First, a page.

UJ: Oops. Any suggestions?

P: In terms of engagement with current changes, there are a few questions you’ll need to answer:

  1. Will the current proposals weaken or remove opportunities for young people to develop a personal relationship with nature?
  2. Will the current proposals remove or weaken the opportunity for schools to offer agency to young people to act on what they learn?
  3. Are there sufficient opportunities for schools to teach with appropriate rigour the science (including geographical science) I need to understand to grow my appreciation of my local environment to the Earth system?

UJ: You’ve put this to schools, does government not have a role to play?

P: To a degree, but I’ve found that governments come and go. As long as they don’t prevent the appropriate teaching of these issues, it is up to wider society (schools, teachers, education experts, academics, child psychologists, naturalists, environmentalist, industry and commerce) to work out how best to teach young people about climate change. Words in the curriculum are perhaps the least of our worries.

The Ocean talks to Michael Gove

This is the transcript of a conversation between Michael Gove, Secretary of State for Education and the Ocean examining the latest draft National Curriculum document.

Michael Gove: I understand you have some concerns about the latest draft curriculum. Let me assure you, to start with, that the programmes of study put forward are designed to present a return to a curriculum that is built on a core of rigorous knowledge.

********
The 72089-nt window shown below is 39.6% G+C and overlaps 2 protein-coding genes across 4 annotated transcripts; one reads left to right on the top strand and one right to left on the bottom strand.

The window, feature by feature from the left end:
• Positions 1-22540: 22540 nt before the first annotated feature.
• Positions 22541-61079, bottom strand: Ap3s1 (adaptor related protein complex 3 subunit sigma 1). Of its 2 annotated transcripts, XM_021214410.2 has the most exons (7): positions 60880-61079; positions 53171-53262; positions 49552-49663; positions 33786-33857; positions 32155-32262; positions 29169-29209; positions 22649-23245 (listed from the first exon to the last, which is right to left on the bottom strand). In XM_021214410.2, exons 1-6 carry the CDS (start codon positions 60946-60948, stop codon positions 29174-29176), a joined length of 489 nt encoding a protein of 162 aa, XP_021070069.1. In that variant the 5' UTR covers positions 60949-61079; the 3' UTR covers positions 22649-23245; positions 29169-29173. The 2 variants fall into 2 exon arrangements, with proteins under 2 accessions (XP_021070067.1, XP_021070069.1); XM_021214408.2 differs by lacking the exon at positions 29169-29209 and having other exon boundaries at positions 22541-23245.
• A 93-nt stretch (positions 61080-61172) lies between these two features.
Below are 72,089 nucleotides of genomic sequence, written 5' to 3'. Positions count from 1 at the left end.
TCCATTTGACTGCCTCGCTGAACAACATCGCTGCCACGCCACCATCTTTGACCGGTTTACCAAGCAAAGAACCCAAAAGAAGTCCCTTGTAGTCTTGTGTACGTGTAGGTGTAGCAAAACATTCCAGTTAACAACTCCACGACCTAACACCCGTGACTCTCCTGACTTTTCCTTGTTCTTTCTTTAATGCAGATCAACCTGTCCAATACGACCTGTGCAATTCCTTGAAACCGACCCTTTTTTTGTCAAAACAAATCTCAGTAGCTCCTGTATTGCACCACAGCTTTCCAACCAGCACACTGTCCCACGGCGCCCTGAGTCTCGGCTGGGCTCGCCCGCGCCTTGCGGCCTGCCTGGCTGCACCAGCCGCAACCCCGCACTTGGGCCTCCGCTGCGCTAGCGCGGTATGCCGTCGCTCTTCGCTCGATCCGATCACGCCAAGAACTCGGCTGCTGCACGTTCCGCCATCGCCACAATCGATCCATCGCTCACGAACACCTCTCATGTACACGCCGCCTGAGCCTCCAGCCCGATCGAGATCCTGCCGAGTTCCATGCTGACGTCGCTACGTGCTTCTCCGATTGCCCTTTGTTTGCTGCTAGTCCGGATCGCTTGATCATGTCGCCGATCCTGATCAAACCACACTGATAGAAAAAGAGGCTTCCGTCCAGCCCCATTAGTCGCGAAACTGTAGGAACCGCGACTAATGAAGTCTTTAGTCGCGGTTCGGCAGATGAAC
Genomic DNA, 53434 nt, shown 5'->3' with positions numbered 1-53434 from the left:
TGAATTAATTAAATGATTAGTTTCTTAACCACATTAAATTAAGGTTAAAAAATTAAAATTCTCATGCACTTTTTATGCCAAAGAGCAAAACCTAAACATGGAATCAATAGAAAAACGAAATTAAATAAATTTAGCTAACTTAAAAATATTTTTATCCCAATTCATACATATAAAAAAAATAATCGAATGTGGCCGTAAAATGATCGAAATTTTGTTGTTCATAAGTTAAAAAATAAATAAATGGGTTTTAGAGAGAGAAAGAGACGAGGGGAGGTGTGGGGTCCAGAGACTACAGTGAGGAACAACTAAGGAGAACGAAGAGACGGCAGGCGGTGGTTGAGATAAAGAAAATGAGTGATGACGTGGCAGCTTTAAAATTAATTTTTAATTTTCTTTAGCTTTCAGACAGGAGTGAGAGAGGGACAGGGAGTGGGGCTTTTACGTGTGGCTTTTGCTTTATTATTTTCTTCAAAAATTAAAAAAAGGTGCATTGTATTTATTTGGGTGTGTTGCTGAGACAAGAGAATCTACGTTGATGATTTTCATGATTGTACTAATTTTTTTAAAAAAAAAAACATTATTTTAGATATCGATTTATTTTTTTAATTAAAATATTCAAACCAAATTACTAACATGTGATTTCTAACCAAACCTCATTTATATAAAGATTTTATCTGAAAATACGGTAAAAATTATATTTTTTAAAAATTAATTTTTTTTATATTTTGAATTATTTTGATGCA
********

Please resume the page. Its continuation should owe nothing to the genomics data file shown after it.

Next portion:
The Ocean: I can see that you have put a lot of work into this, but I just wanted to point out that I feel a little ignored and at times misrepresented, and…

MG: Let me stop you there. This is a core set of knowledge that every young person should know, schools and teachers are still free to include information they think is relevant to the young people that they teach.

TO: I understand, it’s just that I cover over 70% of the planet’s surface, contain 95% of the living space, 98% of all life is aquatic and I provide at least half the oxygen that you breathe, not to mention a little climate regulation on the side.

MG: Well, we never say that teachers cannot teach about you, and there are several references to the oceans within the documentation. In science for Year 5 (9 year olds), you are mentioned as one of the other habitats that pupils can study, and we believe that 5 and 6 year olds should learn the names of your different basins in geography. Surely that’s enough.

TO: I’m all for rigour and your core plus approach to curriculum planning, and I’ll say again 98% of all life is aquatic. That’s why I was confused to read that in Year 2 Science, young people will be taught that: “find out about and describe the basic needs of animals, including humans, for survival (water, food and air)”. Do you know what happens when you put a fish in air? Then I read every single example of animals that pupils can study, chickens, butterflies, woodlice, frogs, sheep, slugs, worms, spiders, and insects. Yes, there was a cursory mention of fish, but I feel a little let down.

MG: Look. You are mentioned as a habitat that pupils could study. In Year 5 Science, pupils are asked to “compare life cycles of plants and animals in their local environment with other plants and animals around the world (the rainforest, under the oceans, desert areas and in prehistoric times), asking pertinent questions and suggesting reasons for similarities and differences”.

TO: Before tackling the main point you are making, it’s ‘in the ocean’, not ‘under the oceans’. I am not just one habitat, I contain a huge diversity of environments for life: coral reefs, kelp forests, seagrass meadows, mudflats, estuaries, intertidal zone, sandy shore, rocky shore, mangroves and salt marshes, open surface waters, the open deep sea, vents and seeps, oceanic trenches and seamounts. I don’t see why just because I am mostly unseen and covered by a reflective surface that your new rigorous approach to the curriculum should be so unbalanced.